Notice that I don’t say “best new keyboard releases of 2014.” That would be completely unfair to all of my colleagues and friends! I’m talking about keyboard recordings from this past year that grabbed and held my attention, stirred me up, and opened new doors. Of course there’ve been plenty of important box set reissues and archival releases to appease the insatiable pianophile. They deserve their own list and blog entry. Maybe I’ll do that next.
Here are just a few of my big playlist items from this past year:
1. Mamuro Fujieda: Patterns of Plants. Sarah Cahill, piano (Pinna). In a way, Fujieda is the Japanese Mompou, in that he writes short and often gentle pieces that are far more sophisticated in design and texture than meets the ear. The same can be said for Cahill’s subtle, nuanced and gorgeously engineered pianism.
2. Ludwig van Beethoven: Piano Sonatas Op. 101, 106. 109, 110 & 111. Igor Levit, piano (Sony). This young pianist navigates Beethoven’s combative linear style with a fusion of mind, instinct, flexibility and marksmanship that not only augers well for a complete Beethoven cycle, but also makes me curious to hear his much talked-about interpretation of Frederic Rzewski’s “The People United Will Never Be Defeated!”, as well as next season’s Bach Goldberg Variations collaboration with Marina Abramović.
3. François Couperin: Pièces de clavecin: 7th, 8th, 25th, 26th, & 27th ordres. Blandine Verlet, harpsichord (Aparte). Although it’s all but impossible to locate Verlet’s marvelous complete Couperin cycle on the Astrée label (at least I haven’t been able to do so), she has recorded several favorites again, and takes her sweet time allowing embellishments to rise and fall with maximum expressive variety and harmonic tension, as if she’s improvising the music on the spot.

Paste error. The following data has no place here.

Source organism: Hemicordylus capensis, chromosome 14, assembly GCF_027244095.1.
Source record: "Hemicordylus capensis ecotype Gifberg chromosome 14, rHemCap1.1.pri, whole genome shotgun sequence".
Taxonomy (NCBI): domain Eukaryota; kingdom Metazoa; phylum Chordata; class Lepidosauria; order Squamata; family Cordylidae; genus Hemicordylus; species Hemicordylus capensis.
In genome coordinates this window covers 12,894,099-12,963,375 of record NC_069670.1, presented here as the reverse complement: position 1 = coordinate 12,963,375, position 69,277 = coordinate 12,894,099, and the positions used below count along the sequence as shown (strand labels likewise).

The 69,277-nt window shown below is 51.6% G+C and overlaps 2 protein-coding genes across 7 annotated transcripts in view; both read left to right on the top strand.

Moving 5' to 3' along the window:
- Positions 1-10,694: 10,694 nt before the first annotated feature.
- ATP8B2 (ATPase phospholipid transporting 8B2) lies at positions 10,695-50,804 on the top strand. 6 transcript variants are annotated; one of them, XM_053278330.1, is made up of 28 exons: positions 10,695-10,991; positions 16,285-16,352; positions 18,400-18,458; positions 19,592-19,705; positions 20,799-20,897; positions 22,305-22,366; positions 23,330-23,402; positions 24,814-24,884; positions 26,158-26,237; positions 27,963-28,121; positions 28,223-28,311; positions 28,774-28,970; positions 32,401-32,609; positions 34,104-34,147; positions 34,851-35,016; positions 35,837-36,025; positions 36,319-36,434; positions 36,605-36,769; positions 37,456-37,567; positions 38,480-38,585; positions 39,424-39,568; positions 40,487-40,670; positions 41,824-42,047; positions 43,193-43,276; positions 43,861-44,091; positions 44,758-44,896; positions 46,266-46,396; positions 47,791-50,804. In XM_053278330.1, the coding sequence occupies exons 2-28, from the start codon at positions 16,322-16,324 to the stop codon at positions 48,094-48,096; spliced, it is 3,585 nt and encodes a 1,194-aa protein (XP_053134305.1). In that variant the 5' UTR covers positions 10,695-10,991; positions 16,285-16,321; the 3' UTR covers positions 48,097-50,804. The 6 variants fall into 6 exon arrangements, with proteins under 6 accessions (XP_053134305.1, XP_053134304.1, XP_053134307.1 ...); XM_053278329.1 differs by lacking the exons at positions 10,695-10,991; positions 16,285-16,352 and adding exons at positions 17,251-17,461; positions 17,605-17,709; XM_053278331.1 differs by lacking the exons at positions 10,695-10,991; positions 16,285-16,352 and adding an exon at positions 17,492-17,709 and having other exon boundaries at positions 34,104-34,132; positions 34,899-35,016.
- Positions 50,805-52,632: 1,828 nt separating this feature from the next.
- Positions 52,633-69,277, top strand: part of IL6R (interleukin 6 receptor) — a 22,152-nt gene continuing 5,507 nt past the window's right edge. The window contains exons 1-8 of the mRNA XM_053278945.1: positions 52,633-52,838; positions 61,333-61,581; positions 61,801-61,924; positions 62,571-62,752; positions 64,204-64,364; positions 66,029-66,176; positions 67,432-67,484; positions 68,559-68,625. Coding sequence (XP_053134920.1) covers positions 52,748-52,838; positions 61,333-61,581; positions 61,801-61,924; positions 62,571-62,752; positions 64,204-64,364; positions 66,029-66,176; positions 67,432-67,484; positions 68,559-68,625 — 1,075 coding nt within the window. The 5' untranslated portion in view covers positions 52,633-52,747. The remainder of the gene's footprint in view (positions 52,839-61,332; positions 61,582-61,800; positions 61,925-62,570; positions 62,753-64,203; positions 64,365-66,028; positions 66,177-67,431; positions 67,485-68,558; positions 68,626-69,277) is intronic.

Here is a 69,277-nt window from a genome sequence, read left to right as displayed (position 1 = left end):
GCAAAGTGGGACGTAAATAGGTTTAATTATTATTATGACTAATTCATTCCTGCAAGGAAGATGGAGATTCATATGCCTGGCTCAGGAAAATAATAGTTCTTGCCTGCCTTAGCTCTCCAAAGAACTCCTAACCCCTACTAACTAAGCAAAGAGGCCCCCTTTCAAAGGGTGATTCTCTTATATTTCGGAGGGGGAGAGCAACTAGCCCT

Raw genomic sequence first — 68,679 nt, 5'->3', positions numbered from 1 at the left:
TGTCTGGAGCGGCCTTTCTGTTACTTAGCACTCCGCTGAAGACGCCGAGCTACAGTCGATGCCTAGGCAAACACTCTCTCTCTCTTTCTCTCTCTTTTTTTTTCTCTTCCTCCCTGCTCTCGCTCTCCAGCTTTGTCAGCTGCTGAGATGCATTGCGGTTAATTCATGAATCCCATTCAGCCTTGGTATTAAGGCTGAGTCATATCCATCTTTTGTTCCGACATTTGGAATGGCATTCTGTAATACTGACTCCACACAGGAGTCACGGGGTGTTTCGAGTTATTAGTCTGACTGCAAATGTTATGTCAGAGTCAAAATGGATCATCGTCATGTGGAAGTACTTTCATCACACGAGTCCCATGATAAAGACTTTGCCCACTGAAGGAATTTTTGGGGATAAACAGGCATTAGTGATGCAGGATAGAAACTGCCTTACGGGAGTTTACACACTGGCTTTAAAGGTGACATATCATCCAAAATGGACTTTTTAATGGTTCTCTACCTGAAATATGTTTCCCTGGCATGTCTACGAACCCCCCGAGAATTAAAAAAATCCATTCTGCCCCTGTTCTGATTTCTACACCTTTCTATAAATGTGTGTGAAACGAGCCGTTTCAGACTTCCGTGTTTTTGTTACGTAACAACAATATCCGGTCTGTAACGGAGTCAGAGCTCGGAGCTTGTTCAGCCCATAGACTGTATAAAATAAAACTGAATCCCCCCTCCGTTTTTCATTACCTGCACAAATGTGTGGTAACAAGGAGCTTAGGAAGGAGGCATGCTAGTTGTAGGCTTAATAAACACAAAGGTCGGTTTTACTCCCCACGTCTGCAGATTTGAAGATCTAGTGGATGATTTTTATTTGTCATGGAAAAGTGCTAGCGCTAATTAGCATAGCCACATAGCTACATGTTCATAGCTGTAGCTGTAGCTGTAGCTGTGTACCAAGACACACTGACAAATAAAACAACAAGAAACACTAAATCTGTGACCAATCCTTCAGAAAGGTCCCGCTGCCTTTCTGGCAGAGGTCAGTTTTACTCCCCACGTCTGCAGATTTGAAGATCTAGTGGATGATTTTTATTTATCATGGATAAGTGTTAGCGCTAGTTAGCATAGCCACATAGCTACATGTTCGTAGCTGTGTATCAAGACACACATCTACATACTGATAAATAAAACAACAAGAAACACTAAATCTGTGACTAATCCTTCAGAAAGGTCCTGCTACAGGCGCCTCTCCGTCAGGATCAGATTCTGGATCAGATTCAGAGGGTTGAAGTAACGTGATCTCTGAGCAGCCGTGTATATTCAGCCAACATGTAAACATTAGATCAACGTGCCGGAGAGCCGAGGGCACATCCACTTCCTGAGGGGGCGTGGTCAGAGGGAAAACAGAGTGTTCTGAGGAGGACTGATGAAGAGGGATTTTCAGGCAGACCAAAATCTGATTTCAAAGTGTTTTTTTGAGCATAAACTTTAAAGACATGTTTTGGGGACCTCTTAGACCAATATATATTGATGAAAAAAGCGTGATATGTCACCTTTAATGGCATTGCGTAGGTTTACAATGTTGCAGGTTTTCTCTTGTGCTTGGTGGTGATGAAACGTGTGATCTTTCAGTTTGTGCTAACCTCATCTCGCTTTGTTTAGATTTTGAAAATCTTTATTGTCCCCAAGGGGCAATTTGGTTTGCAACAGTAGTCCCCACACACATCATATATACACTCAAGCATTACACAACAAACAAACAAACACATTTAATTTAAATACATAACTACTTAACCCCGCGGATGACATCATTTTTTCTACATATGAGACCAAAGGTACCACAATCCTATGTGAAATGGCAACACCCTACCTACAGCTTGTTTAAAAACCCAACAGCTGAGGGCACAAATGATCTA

4. Eric Craven: Piano Sonatas 7, 8 & 9. Mary Dullea, piano (Metier). Although this composer normally shuns the limelight, his music deserves serious attention. His structures are sort of open ended, leaving many decisions to the performer. The music is alternately sparse, dissonant, lyrical, petulant, fiery and static, yet the ups and downs are easy to absorb. Mary Dullea’s committed and refined artistry doesn’t hurt, either.
5. CPE Bach: Complete Works for Piano Solo. Ana-Marija Markovina, piano (Hänssler Classics). At long last, a truly complete collection of CPE Bach’s capricious, inventive and endlessly fascinating solo keyboard output on 26 discs. Care and consideration govern each and every aspect of this release, from packaging, programming and sound quality to Markovina’s idiomatic, communicative interpretations.
I invite you to share some of your favorite 2014 keyboard releases as we get ready to ring in the new year. Have a happy and healthy 2015!